Chapter
6: National Defense

We come at
once to government’s classic usage, that of making war upon government’s
enemies. Whether we begin our examination of government as a warmaker
in clan, tribe, city, state, or nation, or even as a body of nations
joined together, we find this the single most costly and terrible
function that government can ever attempt.

Aggressive
warfare is always the exclusive prerogative of government. Mobs,
groups, families, or individuals may fight. They may riot, destroy,
pillage, and perform in any wanton way. But it takes a government
to conduct a war. Only government has the capacity, extended through
both time and space, to organize sufficient force and violence to
sustain a war. And only government, in our age, can effectively
amass sufficient wealth for such a nonproductive and destructive
purpose.

Aggressive
warfare can never be justified on any moral ground. The use of initiated
violence is abhorrent to all persons. But what does fall under our
gaze is the apparent occasional necessity for a government to perform
in war as a defendant. It is true, governments being what they are,
that certain governments will plot and plan an aggressive campaign
of combat, however immoral or foolish such a campaign might be.
And it must follow that if any government undertakes so violent
a course, other governments, lying in the pathway of the deliberate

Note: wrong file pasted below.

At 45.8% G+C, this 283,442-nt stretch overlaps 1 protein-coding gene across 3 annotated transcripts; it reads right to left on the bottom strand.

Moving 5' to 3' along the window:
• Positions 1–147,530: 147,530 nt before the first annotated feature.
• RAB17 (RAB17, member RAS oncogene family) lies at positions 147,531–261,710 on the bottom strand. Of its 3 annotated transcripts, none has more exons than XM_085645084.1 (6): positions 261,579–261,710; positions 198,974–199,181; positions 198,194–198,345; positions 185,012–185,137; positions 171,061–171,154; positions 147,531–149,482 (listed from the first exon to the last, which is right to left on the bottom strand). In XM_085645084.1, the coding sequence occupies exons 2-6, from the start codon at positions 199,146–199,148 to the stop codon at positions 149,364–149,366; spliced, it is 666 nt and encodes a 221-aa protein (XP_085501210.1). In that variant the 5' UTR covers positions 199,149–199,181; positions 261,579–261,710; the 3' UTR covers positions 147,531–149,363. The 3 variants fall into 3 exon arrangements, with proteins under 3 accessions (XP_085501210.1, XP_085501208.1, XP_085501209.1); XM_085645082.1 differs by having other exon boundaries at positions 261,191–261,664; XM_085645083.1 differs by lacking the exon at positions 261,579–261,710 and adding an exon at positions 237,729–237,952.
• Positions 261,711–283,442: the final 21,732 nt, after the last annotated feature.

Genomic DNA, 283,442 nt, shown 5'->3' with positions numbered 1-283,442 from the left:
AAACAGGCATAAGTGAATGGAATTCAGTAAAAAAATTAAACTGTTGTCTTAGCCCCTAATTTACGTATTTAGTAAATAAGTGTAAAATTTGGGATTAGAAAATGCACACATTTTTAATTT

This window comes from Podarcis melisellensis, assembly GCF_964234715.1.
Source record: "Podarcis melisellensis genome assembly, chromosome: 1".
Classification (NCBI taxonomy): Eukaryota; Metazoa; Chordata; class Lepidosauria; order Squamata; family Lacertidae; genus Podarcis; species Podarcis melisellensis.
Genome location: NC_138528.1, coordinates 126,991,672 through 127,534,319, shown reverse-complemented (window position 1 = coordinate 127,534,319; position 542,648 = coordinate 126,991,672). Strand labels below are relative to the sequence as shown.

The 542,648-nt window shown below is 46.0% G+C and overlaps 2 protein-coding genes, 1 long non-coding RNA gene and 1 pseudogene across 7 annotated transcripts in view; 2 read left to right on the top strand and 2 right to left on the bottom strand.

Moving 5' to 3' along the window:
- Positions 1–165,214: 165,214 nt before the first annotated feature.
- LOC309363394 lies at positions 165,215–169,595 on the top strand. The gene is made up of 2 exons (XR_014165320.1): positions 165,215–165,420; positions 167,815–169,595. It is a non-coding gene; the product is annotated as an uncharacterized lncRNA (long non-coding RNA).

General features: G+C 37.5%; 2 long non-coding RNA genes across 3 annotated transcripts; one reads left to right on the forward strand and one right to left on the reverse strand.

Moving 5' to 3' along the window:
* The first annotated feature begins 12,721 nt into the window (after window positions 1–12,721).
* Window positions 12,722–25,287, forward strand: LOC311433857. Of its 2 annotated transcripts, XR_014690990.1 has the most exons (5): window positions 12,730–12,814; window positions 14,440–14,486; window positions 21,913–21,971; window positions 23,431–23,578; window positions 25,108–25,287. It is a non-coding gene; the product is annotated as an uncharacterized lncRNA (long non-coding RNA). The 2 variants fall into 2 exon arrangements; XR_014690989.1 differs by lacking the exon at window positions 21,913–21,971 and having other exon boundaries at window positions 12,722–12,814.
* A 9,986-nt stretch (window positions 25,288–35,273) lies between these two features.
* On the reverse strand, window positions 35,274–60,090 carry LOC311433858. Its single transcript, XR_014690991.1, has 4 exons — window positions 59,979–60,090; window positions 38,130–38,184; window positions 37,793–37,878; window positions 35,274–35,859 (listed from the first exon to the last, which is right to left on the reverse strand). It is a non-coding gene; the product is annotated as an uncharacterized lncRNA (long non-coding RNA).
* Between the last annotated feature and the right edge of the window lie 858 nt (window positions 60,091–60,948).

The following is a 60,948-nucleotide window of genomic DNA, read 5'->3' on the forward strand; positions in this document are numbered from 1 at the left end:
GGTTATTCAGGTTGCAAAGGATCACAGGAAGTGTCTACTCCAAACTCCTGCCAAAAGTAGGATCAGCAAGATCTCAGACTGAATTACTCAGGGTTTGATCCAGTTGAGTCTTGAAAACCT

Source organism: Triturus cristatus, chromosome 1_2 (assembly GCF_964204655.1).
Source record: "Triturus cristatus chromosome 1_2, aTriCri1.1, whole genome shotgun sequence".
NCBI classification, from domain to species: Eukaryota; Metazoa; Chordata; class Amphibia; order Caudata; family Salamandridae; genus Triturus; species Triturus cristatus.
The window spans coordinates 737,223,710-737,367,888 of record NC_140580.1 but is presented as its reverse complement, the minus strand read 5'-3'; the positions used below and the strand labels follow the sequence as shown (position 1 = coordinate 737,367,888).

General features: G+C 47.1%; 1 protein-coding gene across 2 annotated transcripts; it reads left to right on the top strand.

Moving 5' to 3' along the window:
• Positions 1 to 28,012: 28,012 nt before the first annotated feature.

predator, may with some justification inform their citizens of the
danger.

What should
be the nature of this information? Since government is merely a
tool, and since it is always the citizens who face the hazards occasioned
by a physical clash in battle, the alert should always be couched
in terms acceptable to volunteers. Further, the call to arms should
come from the people and not from their government.

If there is
a real danger, the danger is one which the citizens will recognize.
Having recognized it, they will do what they can to defend themselves.
They are the actors of the drama.

On the other
hand, it is entirely possible, and in many instances a proven fact,
that the announced danger is fancied rather than real. Governments
tend to make trouble, in a great hubbub of concern for their own
prerogatives. The citizens are capable of discerning the difference
between a scare drummed up by power-hungry politicians and a real
threat to their safety and security. In truth, the citizens are
always in a better position to make this discernment than is their
government. Governments, as instruments of force and power, are
far too prone to operate in an atmosphere of fear. They tend to
engender fear. They end by believing their own engenderings.

One of the
most serious mistakes the citizens can ever make is to grant to
their government the power of a draft. Governments which can forcefully
enlist the citizens under them, can shoulder their way truculently
among all foreign powers, confident that they can compel a final
showdown to their liking. Lacking this power, a government is constantly
in review before its citizens. The citizens may, in such a case,
refuse to accept their government’s foreign policies and the errors
perpetrated thereby. This would leave such a government in an untenable
position. It must move warily and peacefully or risk an ultimate
exposure before a hostile force.

From a practical
point of view the volunteer in any war is a better soldier than
the conscript. The nature of man being what it is, men will always